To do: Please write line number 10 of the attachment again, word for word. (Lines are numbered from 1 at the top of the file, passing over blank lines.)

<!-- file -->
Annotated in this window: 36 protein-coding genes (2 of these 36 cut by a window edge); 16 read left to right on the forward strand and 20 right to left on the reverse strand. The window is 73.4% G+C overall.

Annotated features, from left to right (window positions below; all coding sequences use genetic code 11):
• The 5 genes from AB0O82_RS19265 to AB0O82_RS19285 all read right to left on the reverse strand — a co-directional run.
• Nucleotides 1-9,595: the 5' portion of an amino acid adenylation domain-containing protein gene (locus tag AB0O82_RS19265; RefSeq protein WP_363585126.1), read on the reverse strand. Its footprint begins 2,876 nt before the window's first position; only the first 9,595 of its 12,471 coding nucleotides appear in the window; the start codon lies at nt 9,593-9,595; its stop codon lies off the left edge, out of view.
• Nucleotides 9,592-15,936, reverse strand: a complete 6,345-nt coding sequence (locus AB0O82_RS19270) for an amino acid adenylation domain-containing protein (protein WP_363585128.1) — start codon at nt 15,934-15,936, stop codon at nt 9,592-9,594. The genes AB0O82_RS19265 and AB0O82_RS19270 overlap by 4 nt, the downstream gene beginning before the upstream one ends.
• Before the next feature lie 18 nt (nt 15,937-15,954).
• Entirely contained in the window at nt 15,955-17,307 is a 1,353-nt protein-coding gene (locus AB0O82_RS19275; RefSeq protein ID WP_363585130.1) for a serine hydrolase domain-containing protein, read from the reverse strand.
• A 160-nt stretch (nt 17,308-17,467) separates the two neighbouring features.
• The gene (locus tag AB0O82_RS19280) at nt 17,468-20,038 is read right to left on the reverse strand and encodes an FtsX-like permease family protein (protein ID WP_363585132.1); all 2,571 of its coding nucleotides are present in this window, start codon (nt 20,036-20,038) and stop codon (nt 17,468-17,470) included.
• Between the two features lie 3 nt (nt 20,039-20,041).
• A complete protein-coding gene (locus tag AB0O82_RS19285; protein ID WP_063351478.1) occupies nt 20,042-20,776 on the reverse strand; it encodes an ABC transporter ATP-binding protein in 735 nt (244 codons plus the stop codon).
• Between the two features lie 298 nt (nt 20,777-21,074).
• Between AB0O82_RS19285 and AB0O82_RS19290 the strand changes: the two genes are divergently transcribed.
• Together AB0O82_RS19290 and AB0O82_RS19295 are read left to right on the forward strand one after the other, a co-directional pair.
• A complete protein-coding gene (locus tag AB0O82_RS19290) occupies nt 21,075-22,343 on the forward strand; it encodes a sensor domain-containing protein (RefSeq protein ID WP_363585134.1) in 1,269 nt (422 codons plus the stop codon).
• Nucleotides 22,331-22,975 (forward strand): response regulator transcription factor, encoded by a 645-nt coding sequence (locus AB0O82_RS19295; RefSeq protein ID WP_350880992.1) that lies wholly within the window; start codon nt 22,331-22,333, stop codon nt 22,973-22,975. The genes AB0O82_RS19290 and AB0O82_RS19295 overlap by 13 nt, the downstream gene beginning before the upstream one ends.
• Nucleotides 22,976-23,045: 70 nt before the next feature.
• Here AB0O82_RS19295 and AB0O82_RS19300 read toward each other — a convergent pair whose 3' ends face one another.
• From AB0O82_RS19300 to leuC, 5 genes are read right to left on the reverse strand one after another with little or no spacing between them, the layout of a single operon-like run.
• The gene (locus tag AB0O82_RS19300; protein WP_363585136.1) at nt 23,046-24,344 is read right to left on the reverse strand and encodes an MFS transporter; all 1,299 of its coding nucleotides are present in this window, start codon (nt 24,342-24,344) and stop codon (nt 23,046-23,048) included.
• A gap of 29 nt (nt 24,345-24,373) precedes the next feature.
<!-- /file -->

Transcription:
• Between the two features lie 3 nt (nt 20,039-20,041).